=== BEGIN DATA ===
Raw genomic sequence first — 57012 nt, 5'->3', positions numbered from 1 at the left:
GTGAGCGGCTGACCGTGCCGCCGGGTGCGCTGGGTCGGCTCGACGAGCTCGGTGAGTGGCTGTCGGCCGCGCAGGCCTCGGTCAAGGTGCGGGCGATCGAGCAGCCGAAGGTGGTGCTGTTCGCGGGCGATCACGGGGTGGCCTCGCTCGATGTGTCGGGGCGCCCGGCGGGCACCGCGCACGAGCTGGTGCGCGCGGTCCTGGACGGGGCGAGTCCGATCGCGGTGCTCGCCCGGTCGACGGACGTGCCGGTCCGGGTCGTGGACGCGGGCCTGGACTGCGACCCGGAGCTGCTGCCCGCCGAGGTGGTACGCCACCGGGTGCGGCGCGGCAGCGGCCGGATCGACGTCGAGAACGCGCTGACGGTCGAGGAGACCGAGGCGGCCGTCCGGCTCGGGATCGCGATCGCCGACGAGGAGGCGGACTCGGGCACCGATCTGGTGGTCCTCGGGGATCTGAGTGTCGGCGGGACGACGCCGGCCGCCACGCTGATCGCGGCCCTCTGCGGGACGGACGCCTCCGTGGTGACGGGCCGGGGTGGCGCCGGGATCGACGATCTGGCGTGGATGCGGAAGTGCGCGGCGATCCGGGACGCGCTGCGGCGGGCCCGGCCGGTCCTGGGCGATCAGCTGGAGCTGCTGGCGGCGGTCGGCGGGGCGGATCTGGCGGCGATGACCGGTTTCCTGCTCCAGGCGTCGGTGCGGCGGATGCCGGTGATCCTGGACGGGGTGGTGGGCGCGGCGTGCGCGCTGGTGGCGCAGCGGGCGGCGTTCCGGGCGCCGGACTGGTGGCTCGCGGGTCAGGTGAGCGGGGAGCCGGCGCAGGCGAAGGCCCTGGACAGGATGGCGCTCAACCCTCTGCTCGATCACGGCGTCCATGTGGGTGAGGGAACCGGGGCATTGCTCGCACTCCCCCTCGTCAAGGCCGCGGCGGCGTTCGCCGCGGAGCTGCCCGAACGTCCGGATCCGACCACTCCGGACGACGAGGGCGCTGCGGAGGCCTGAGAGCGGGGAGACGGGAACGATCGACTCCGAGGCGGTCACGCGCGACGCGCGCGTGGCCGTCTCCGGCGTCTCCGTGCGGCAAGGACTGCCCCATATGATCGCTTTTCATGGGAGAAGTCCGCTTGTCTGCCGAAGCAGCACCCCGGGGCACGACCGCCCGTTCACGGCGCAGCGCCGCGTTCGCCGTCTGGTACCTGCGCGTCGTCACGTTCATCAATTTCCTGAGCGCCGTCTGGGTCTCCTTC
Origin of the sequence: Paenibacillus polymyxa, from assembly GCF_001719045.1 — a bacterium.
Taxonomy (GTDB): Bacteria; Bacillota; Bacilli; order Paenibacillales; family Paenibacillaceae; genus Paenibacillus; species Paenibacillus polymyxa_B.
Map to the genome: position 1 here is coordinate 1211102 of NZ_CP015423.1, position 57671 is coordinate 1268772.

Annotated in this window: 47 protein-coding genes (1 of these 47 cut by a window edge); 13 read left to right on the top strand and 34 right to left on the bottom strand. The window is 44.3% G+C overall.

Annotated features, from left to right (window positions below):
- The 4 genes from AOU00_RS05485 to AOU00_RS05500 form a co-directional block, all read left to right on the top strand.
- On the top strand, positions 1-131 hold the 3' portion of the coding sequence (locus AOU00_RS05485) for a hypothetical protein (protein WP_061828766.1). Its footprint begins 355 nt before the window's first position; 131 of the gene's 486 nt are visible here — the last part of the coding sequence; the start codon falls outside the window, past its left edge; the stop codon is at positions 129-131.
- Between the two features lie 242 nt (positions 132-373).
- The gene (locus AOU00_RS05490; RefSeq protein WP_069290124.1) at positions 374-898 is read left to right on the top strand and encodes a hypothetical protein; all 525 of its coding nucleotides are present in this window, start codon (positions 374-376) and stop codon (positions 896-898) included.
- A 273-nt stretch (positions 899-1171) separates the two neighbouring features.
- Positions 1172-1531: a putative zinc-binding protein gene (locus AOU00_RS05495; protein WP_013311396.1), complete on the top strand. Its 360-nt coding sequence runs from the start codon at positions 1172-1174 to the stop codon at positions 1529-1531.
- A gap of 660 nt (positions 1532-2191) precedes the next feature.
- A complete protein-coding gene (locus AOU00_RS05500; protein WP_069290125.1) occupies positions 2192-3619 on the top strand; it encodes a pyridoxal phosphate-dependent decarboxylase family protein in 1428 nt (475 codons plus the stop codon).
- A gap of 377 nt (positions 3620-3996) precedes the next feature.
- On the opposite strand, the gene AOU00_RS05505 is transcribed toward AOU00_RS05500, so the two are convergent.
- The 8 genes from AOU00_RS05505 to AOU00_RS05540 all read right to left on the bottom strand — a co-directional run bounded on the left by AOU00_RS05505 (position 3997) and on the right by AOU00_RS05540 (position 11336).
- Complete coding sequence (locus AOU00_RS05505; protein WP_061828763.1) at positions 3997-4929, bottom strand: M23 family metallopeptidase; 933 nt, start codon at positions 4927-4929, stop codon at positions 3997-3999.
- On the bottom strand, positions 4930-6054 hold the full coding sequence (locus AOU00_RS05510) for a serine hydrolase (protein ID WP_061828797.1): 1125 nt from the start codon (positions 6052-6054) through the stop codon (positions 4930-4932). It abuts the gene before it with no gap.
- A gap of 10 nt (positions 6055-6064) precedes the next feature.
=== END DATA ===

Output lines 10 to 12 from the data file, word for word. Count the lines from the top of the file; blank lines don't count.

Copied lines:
- Between the two features lie 242 nt (positions 132-373).
- The gene (locus AOU00_RS05490; RefSeq protein WP_069290124.1) at positions 374-898 is read left to right on the top strand and encodes a hypothetical protein; all 525 of its coding nucleotides are present in this window, start codon (positions 374-376) and stop codon (positions 896-898) included.
- A 273-nt stretch (positions 899-1171) separates the two neighbouring features.